Since travelling to Morocco, North Africa and the Middle East, I’ve become some what crazy about spices!

I literally spent hours wandering the amazing spice markets in Istanbul and Marrakech, lamenting that due to various constraints, such as several months of back-packing with zero (and I mean ZERO) room in my pack, as well as Australian Customs regulations, I was not going to be able to bring them back with me.

spices morocco


Spices (and herbs) are great for so many reasons. Not only do they add flavour, depth, complexity and punch to cooking creations but they are jam packed with health benefit to boot!

One spice we use a lot (as testified by the slight yellow sheen that seems to cover my kitchen)  is Turmeric.

Turmeric is native to Indonesia and southern India, where it has been harvested for more than 5,000 years.  As well as being used to spice up curries with it’s peppery taste, it has long been used in both Indian and Chinese Medicine, providing many health benefits.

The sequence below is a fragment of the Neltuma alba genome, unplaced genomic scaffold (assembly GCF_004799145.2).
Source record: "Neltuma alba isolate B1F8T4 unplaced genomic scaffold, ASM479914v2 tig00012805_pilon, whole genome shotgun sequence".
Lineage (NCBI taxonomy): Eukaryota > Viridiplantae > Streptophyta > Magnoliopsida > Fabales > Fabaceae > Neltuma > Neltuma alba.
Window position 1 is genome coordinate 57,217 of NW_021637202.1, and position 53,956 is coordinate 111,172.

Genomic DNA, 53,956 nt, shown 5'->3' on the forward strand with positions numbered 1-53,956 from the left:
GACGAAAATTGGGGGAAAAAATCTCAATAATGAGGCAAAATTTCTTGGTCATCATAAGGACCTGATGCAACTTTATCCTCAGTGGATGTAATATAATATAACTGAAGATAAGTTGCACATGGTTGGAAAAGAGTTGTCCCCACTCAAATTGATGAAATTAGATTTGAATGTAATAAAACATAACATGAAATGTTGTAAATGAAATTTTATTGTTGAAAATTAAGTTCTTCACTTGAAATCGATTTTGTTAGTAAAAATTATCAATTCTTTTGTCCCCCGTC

The main active compounds behind turmeric’s health properties are turmerone and curcuminsTurmerone  is a ketone responsible for the largest share of turmeric’s anti-inflammatory and neuroprotective effects.

The better-known curcumin is a natural phenol that greatly complements the benefits of turmeric, as it possesses antioxidant properties, a savory aroma, and provides it with its distinctive yellow-orange or “golden” color.

A number of studies show that Turmeric could be beneficial in

  • Relieving inflammatory pain
  • Preventing the onset of dementia
  • Lowering LDL cholesterol levels (more on cholesterol in a future post)
  • Preventing atherosclerosis

See Here for a list of academic resources

And for those of you not keen on rummaging through reams of scientific data – here is the obligatory pretty picture that explains it – courtesy of Herbazest.

Don’t you just love Infographics?



Don’t forget to check out our Recipes for inspiration on how to get more Turmeric into your diet.

1. Jamu Kunyit Elixir